This home has had many lives since the issuance of the construction permit on January 6, 1906. The original owner was James Anderson and the contractor was E.P. Nelson. The architect was A.E. Norman. The style is a classic Chicago Greystone two-flat. One of the owners had done research on the previous owners and found that by 1930 there were as many as eight roomers in one of the apartments. Subsequent owners returned the space to two families and then, after a rehab, Brian and Carl bought the building to live in and rented out the first floor. During those years, the apartments had two or three bedrooms, since the second of the original parlors had been closed in as a bedroom on one floor. When the first floor tenant decided to move, the possibility of a rehab of the space and the transformation of the two units into a single family dwelling became a possibility.

The design of the façade of the building shows a front porch with classical wooden columns. Notice the iron newel posts, old handrail and the wide front steps. Instead of just two porch columns, there are three, which is somewhat unusual. Other classical details are shown on the porch. The front door is original, with Corinthian pilaster in wood on each side of the door. The front hall tile floor is also original but the hall has been reconfigured for just one door to the home.

The reception area includes a hall closet to the right and, as you stand there, you can see the new staircase that connects the interior floors of the home. When you step into the large living room, it is evident that the first and family parlors are no longer divided and the front area has separate seating from the cozy grouping in front of the fireplace. The walls of what was originally a hallway have been removed to create the open space. All the flooring and all the moldings are new oak. The doors are three panel oak.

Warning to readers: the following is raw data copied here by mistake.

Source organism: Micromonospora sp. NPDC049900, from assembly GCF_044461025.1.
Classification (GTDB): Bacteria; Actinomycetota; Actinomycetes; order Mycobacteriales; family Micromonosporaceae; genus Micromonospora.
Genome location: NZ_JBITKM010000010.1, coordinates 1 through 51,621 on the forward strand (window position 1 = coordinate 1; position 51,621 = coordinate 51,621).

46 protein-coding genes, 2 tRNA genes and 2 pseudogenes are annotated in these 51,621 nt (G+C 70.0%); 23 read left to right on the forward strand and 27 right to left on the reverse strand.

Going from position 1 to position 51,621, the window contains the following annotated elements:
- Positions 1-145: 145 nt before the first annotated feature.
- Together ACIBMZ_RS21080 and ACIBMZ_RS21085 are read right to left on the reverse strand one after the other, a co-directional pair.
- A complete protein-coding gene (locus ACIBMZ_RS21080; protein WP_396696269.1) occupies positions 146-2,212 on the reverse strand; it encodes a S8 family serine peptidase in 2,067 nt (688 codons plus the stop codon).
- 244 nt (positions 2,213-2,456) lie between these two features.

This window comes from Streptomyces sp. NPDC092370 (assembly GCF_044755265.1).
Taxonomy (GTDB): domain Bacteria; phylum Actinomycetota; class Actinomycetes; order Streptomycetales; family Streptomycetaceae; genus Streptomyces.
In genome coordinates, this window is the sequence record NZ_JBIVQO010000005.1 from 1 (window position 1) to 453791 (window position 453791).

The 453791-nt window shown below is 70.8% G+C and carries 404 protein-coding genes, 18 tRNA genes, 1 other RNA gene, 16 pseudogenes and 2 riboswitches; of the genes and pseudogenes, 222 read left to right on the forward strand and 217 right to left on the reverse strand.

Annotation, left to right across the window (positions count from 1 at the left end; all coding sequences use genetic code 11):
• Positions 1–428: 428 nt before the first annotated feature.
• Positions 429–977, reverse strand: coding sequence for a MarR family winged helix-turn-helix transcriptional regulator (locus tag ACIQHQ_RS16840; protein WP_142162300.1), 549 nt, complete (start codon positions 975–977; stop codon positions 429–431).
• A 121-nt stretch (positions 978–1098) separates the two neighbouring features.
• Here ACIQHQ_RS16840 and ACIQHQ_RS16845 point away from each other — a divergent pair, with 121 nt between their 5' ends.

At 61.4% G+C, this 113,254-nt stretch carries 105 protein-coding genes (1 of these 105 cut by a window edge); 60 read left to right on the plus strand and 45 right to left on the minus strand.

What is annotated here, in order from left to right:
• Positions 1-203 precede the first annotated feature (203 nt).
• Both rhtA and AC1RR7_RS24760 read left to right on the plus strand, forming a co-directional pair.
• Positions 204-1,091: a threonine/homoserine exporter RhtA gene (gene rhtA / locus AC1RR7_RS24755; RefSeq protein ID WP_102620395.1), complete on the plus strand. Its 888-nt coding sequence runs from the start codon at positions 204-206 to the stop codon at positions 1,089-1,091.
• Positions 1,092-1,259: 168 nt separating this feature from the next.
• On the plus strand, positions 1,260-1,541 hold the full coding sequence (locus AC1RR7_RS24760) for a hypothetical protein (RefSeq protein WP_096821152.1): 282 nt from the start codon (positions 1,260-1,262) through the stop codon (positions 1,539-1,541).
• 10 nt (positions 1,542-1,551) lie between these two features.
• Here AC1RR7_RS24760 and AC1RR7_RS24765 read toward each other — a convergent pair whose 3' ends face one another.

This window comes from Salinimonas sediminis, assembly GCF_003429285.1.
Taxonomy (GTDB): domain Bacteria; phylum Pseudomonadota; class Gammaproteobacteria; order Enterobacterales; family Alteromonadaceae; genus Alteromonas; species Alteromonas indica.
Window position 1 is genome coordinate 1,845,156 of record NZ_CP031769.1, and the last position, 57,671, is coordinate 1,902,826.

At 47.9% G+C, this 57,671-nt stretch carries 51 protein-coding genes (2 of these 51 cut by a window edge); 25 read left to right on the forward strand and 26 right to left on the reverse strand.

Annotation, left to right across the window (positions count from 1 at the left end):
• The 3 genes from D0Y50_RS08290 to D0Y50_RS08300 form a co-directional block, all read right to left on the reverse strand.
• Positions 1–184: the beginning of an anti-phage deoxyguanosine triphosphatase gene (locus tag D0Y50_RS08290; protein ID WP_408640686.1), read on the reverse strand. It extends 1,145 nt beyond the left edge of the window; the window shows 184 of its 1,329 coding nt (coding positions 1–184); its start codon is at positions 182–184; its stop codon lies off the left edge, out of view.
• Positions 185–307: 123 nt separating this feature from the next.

Because of the reconfiguration of the staircase, a small room beneath the stairs has become a storeroom. There is a little hallway to the full bath, which was there in the original apartment.

Moving to the back of the first floor, you will see the original dining room with built-in china cabinet and buffet in its original oak. Care has been taken to match the color of the oak in all the new woodwork. There are three windows in the dining room facing south.

The kitchen was a major part of the renewed space. The cabinets are cherry and the counter is marble. The backsplash is done in glass tiles that pick up the light green in the granite. The flooring is a light neutral stone which allows for reflected light in a north facing room. The back door goes out to a typical back porch. Just off the kitchen is a small office, perhaps originally a maid’s room.

The new staircase is elegant and gracious, as you will note as you climb to the second floor. At the top of the stairs is an open area and, towards the front of the house, is a library which was once a part of the front parlor. The adjacent office was a bedroom. You will also see a bedroom which is directly above the dining room on the first floor. Across the hall from it is a bathroom with tub, shower and glass brick wall dividing the space. It is very light and bright. At the back of this floor is a bedroom in the space that was once the second floor kitchen and, next to it, is a walk-in closet.

This two flat now has a new life as a single family home. The project took two years and was completed in 2004. The contractor was Ruben Stef of Stef Construction. The staircase was built by Cooper Stairs and the architect was Allan Grant of Allan J. Grant and Associates. The owners will be happy to pass on information about these businesses.